Although some of the current machines are failing, county officials are waiting for three possible counting machine vendors to be properly certified before they make a decision, which won’t be for at least another year.
Scott County Administrator Gary Shelton said the county wanted to hold off on making any purchases to ensure the potential vendors are both state and federally certified.
But the county can’t wait too much longer to make a decision, he said.
“We’re running into more and more issues with them,” Shelton said, noting jamming as a main problem.
The new machines should eliminate jams and other problems with the current equipment, he said, making the process smoother and more efficient.
Hennepin County recently spent $4.1 million to replace about 550 counters. Anoka County followed suit, spending $1.5 million for 140 precinct ballot counters and one central counter.
Scott County’s upgrade would require 50 to 55 new machines and likely wouldn’t cost more than $750,000, said Lisa Shadick, Scott County elections supervisor.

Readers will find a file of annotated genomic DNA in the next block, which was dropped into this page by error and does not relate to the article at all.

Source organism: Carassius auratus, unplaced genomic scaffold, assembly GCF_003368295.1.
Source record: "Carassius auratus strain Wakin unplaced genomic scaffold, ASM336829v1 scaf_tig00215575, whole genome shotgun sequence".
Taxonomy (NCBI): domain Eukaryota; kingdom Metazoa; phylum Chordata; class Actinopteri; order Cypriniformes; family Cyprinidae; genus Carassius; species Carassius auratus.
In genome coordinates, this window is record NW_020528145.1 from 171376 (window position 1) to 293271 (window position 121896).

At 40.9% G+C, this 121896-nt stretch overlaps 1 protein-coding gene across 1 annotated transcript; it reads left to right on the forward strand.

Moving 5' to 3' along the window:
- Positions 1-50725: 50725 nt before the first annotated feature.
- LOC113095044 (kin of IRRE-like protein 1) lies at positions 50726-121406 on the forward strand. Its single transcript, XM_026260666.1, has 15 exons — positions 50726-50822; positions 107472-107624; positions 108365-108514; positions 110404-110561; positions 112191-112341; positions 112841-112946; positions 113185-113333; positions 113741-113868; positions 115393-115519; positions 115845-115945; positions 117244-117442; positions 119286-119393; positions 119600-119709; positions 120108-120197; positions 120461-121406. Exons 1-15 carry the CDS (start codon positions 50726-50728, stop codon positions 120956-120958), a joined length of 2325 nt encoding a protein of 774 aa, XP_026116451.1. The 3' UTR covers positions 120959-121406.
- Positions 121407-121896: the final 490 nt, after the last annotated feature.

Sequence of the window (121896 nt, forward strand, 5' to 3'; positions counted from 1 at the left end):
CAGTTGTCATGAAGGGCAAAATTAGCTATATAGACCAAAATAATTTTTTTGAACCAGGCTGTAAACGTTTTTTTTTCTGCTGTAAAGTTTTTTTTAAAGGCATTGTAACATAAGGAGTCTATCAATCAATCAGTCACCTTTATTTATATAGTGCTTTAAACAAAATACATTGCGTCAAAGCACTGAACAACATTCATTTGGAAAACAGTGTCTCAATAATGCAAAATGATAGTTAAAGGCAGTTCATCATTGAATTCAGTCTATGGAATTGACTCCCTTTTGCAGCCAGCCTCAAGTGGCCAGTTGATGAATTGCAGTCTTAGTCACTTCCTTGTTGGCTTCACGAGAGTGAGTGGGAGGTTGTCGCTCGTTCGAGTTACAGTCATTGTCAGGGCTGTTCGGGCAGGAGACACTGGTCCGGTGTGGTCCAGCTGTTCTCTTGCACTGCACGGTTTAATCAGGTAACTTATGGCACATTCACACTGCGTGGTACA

Shadick said although the county will need to replace the machines soon and the new equipment will bring the county’s voting processes up to date, there isn’t an immediate need for them.
“We’re confident we’ll be OK this year,” she said.
Scott County residents will rely on the decade-old equipment while voting for county sheriff, attorney, auditor, treasurer and recorder in November, as well as legislative, state and national races. Three cities in the county — Belle Plaine, Elko New Market and New Prague — also have mayoral elections this year.
Meghan Holden is a University of Minnesota student reporter on assignment for the Star Tribune.